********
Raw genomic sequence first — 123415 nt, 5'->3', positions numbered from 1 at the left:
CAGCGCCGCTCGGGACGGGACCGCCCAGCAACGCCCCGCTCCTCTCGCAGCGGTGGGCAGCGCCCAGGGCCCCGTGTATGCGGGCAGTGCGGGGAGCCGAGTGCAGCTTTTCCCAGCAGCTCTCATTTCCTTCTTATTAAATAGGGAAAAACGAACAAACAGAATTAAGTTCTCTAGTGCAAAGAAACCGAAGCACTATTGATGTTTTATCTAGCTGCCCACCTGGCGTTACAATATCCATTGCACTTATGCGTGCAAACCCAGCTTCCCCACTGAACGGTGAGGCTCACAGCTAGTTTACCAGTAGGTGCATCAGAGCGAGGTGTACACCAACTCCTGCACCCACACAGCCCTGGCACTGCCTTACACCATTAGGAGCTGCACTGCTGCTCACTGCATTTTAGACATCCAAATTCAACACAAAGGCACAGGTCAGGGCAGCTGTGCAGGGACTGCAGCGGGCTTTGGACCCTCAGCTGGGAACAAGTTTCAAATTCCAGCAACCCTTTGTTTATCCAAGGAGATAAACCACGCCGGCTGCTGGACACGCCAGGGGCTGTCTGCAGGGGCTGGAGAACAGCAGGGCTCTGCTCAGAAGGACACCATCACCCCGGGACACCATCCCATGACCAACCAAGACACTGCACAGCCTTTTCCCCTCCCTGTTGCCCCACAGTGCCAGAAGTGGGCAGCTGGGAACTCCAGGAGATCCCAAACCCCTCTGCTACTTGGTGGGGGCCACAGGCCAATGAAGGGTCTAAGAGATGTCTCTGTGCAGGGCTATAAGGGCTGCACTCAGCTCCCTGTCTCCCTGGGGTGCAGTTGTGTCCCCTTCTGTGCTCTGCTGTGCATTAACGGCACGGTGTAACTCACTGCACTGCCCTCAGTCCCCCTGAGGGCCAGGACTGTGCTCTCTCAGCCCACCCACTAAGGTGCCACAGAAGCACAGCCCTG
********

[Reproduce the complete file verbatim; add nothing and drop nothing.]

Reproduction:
Raw genomic sequence first — 123415 nt, 5'->3', positions numbered from 1 at the left:
CAGCGCCGCTCGGGACGGGACCGCCCAGCAACGCCCCGCTCCTCTCGCAGCGGTGGGCAGCGCCCAGGGCCCCGTGTATGCGGGCAGTGCGGGGAGCCGAGTGCAGCTTTTCCCAGCAGCTCTCATTTCCTTCTTATTAAATAGGGAAAAACGAACAAACAGAATTAAGTTCTCTAGTGCAAAGAAACCGAAGCACTATTGATGTTTTATCTAGCTGCCCACCTGGCGTTACAATATCCATTGCACTTATGCGTGCAAACCCAGCTTCCCCACTGAACGGTGAGGCTCACAGCTAGTTTACCAGTAGGTGCATCAGAGCGAGGTGTACACCAACTCCTGCACCCACACAGCCCTGGCACTGCCTTACACCATTAGGAGCTGCACTGCTGCTCACTGCATTTTAGACATCCAAATTCAACACAAAGGCACAGGTCAGGGCAGCTGTGCAGGGACTGCAGCGGGCTTTGGACCCTCAGCTGGGAACAAGTTTCAAATTCCAGCAACCCTTTGTTTATCCAAGGAGATAAACCACGCCGGCTGCTGGACACGCCAGGGGCTGTCTGCAGGGGCTGGAGAACAGCAGGGCTCTGCTCAGAAGGACACCATCACCCCGGGACACCATCCCATGACCAACCAAGACACTGCACAGCCTTTTCCCCTCCCTGTTGCCCCACAGTGCCAGAAGTGGGCAGCTGGGAACTCCAGGAGATCCCAAACCCCTCTGCTACTTGGTGGGGGCCACAGGCCAATGAAGGGTCTAAGAGATGTCTCTGTGCAGGGCTATAAGGGCTGCACTCAGCTCCCTGTCTCCCTGGGGTGCAGTTGTGTCCCCTTCTGTGCTCTGCTGTGCATTAACGGCACGGTGTAACTCACTGCACTGCCCTCAGTCCCCCTGAGGGCCAGGACTGTGCTCTCTCAGCCCACCCACTAAGGTGCCACAGAAGCACAGCCCTG